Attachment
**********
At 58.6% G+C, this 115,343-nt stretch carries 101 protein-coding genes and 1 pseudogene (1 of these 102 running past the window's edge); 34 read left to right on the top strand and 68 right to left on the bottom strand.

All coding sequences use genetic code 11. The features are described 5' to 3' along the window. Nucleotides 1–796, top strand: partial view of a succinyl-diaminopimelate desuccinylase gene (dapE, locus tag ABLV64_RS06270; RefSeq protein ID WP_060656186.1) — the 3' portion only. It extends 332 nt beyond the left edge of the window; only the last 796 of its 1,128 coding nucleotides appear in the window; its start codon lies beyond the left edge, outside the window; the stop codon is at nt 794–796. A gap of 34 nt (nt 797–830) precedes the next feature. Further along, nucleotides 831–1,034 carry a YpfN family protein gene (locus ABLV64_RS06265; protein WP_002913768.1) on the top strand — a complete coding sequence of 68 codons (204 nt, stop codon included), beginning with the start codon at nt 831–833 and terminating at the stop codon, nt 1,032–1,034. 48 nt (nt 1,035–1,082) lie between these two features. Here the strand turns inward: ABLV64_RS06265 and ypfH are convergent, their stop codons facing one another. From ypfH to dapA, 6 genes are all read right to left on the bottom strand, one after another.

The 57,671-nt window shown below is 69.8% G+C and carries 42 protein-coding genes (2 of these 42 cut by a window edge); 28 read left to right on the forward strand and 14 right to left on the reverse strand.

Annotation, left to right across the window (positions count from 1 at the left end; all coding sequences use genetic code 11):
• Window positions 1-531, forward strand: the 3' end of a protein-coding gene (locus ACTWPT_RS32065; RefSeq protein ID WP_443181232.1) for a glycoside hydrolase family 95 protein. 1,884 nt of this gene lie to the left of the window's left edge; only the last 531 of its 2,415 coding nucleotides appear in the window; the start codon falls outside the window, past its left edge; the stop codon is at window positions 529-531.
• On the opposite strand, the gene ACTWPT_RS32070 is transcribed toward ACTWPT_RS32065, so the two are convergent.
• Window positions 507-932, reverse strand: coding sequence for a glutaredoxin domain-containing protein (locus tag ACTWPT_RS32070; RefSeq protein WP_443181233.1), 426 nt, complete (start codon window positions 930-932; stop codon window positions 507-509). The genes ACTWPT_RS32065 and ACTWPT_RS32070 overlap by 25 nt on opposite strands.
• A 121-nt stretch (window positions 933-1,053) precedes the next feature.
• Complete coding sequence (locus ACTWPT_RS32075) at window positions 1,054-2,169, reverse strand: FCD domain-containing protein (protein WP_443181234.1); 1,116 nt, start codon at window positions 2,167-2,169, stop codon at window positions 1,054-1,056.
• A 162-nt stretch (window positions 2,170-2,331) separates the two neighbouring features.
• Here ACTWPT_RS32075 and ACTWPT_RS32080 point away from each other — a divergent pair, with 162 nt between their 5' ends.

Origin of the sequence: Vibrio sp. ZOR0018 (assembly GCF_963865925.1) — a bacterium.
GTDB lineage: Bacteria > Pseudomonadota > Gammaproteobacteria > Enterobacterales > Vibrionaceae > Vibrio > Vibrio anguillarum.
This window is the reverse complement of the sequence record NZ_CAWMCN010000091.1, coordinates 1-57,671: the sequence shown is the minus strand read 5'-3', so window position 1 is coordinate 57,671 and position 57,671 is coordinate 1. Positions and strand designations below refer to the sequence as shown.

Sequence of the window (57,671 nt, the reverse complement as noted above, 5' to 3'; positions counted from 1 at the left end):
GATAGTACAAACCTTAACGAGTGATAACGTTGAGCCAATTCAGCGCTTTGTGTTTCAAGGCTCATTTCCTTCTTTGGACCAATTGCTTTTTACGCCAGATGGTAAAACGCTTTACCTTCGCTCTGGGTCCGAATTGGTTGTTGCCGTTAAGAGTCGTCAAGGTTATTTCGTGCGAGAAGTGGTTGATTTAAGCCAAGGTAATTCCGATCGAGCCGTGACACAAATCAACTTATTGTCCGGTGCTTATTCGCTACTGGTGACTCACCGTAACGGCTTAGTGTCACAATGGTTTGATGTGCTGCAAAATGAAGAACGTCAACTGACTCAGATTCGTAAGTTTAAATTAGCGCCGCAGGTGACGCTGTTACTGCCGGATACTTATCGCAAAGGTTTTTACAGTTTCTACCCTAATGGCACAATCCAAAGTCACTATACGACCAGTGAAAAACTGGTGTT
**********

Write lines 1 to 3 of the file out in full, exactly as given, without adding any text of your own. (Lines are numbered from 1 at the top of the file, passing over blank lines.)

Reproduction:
At 58.6% G+C, this 115,343-nt stretch carries 101 protein-coding genes and 1 pseudogene (1 of these 102 running past the window's edge); 34 read left to right on the top strand and 68 right to left on the bottom strand.

All coding sequences use genetic code 11. The features are described 5' to 3' along the window. Nucleotides 1–796, top strand: partial view of a succinyl-diaminopimelate desuccinylase gene (dapE, locus tag ABLV64_RS06270; RefSeq protein ID WP_060656186.1) — the 3' portion only. It extends 332 nt beyond the left edge of the window; only the last 796 of its 1,128 coding nucleotides appear in the window; its start codon lies beyond the left edge, outside the window; the stop codon is at nt 794–796. A gap of 34 nt (nt 797–830) precedes the next feature. Further along, nucleotides 831–1,034 carry a YpfN family protein gene (locus ABLV64_RS06265; protein WP_002913768.1) on the top strand — a complete coding sequence of 68 codons (204 nt, stop codon included), beginning with the start codon at nt 831–833 and terminating at the stop codon, nt 1,032–1,034. 48 nt (nt 1,035–1,082) lie between these two features. Here the strand turns inward: ABLV64_RS06265 and ypfH are convergent, their stop codons facing one another. From ypfH to dapA, 6 genes are all read right to left on the bottom strand, one after another.

The 57,671-nt window shown below is 69.8% G+C and carries 42 protein-coding genes (2 of these 42 cut by a window edge); 28 read left to right on the forward strand and 14 right to left on the reverse strand.